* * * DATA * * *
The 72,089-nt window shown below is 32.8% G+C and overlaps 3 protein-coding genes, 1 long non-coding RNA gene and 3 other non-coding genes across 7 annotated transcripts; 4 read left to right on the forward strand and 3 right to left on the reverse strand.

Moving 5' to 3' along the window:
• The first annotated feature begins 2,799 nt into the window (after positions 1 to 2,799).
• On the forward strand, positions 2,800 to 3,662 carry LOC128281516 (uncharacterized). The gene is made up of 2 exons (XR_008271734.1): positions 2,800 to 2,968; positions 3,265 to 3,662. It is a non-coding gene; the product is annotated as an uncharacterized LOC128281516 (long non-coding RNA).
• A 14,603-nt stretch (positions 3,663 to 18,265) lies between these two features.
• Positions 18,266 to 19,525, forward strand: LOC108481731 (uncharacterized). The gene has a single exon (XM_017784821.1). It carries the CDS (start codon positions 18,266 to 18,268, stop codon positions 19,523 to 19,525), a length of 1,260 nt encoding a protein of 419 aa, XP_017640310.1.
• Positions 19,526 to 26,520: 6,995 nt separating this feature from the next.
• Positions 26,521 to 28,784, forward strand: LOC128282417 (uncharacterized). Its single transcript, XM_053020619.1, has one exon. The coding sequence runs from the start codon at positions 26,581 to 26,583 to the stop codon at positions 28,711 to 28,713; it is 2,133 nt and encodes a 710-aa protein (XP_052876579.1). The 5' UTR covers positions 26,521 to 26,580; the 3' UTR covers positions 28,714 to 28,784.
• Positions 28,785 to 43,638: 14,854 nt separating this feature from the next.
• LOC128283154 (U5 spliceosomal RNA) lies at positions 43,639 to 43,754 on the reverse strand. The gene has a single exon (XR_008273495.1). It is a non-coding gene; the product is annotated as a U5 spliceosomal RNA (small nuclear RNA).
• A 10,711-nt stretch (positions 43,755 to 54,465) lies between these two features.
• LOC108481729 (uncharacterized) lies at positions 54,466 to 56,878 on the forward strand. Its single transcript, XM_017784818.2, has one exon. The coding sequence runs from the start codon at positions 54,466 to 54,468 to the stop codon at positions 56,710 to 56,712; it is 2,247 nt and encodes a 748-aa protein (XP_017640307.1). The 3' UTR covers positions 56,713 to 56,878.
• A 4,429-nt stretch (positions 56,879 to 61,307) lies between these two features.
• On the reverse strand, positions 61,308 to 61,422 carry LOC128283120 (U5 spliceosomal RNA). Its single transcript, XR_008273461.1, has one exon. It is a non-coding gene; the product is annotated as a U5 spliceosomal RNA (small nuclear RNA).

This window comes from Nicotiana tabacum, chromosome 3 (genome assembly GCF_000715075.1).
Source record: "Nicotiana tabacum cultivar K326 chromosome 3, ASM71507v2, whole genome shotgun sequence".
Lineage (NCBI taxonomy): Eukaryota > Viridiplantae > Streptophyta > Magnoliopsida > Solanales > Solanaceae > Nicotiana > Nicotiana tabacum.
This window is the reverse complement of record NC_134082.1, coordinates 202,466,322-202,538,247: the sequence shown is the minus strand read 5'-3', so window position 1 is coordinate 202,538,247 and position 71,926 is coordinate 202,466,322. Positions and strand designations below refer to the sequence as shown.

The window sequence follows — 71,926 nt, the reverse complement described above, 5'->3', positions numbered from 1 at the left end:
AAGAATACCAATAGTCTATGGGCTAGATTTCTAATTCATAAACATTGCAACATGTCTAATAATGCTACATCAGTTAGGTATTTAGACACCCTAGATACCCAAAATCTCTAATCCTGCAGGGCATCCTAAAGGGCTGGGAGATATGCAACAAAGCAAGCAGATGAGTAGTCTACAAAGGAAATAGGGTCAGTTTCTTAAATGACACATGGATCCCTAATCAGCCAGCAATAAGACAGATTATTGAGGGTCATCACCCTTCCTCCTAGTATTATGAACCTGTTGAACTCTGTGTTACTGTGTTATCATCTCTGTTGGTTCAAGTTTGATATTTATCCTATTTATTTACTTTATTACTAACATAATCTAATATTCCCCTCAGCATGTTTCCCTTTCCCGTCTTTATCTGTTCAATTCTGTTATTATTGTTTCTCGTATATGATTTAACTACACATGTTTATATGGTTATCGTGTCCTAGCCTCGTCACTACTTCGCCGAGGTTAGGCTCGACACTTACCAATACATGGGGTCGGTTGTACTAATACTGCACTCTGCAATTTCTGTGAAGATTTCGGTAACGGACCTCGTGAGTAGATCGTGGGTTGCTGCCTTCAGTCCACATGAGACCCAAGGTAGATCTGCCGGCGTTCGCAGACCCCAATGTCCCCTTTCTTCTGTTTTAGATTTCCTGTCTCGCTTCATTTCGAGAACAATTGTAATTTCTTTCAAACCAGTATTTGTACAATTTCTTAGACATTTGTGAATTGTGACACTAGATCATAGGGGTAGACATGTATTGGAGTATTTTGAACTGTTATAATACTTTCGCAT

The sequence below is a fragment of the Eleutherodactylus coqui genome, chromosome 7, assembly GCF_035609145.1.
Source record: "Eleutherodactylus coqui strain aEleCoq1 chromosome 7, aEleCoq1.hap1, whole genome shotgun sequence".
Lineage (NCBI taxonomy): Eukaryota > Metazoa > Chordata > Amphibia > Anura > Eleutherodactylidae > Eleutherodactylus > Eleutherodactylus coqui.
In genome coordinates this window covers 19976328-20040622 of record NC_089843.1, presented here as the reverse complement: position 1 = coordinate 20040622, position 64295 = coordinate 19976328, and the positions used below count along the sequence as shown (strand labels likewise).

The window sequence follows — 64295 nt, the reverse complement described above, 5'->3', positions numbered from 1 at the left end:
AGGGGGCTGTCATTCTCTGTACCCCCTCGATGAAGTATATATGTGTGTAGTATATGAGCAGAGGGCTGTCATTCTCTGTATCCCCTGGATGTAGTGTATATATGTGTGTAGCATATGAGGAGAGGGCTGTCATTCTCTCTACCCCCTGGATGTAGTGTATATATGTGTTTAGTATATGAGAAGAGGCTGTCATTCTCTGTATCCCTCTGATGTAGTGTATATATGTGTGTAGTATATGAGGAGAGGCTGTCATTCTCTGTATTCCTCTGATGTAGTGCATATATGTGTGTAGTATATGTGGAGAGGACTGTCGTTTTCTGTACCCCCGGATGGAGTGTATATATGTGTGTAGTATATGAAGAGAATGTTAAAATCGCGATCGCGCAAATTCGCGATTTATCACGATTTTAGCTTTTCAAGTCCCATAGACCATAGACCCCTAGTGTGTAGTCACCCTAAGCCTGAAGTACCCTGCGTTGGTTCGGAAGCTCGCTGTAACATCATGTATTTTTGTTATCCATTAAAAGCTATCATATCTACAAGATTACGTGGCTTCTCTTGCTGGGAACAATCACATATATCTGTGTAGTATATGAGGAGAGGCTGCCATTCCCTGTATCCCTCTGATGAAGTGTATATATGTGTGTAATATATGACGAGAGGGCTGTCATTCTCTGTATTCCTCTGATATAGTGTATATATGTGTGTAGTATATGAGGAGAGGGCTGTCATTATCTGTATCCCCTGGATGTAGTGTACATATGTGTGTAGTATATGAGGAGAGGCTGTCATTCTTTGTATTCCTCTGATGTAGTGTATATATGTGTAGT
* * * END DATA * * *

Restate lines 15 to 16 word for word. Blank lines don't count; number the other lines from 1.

This window comes from Nicotiana tabacum, chromosome 3 (genome assembly GCF_000715075.1).
Source record: "Nicotiana tabacum cultivar K326 chromosome 3, ASM71507v2, whole genome shotgun sequence".